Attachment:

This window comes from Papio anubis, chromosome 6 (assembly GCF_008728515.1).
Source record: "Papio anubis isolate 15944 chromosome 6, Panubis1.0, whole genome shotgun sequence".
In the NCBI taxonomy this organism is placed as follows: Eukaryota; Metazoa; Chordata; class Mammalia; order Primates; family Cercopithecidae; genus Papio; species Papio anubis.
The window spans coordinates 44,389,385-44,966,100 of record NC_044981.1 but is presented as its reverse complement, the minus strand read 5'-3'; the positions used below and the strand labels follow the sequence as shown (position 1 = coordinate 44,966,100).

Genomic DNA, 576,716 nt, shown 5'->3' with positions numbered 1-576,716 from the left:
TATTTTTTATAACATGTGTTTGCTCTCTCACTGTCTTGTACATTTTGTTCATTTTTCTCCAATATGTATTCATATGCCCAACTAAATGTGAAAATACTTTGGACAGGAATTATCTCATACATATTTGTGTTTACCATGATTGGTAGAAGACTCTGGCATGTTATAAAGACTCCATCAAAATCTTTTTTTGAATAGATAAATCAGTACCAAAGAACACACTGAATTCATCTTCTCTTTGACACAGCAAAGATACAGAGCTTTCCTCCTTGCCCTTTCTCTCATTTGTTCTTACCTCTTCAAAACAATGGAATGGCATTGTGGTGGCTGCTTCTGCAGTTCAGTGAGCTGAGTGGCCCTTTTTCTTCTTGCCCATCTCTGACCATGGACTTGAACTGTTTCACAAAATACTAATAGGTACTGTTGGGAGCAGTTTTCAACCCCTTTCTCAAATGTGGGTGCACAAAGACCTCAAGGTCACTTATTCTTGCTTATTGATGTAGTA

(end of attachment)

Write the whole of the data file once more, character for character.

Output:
This window comes from Papio anubis, chromosome 6 (assembly GCF_008728515.1).
Source record: "Papio anubis isolate 15944 chromosome 6, Panubis1.0, whole genome shotgun sequence".
In the NCBI taxonomy this organism is placed as follows: Eukaryota; Metazoa; Chordata; class Mammalia; order Primates; family Cercopithecidae; genus Papio; species Papio anubis.
The window spans coordinates 44,389,385-44,966,100 of record NC_044981.1 but is presented as its reverse complement, the minus strand read 5'-3'; the positions used below and the strand labels follow the sequence as shown (position 1 = coordinate 44,966,100).

Genomic DNA, 576,716 nt, shown 5'->3' with positions numbered 1-576,716 from the left:
TATTTTTTATAACATGTGTTTGCTCTCTCACTGTCTTGTACATTTTGTTCATTTTTCTCCAATATGTATTCATATGCCCAACTAAATGTGAAAATACTTTGGACAGGAATTATCTCATACATATTTGTGTTTACCATGATTGGTAGAAGACTCTGGCATGTTATAAAGACTCCATCAAAATCTTTTTTTGAATAGATAAATCAGTACCAAAGAACACACTGAATTCATCTTCTCTTTGACACAGCAAAGATACAGAGCTTTCCTCCTTGCCCTTTCTCTCATTTGTTCTTACCTCTTCAAAACAATGGAATGGCATTGTGGTGGCTGCTTCTGCAGTTCAGTGAGCTGAGTGGCCCTTTTTCTTCTTGCCCATCTCTGACCATGGACTTGAACTGTTTCACAAAATACTAATAGGTACTGTTGGGAGCAGTTTTCAACCCCTTTCTCAAATGTGGGTGCACAAAGACCTCAAGGTCACTTATTCTTGCTTATTGATGTAGTA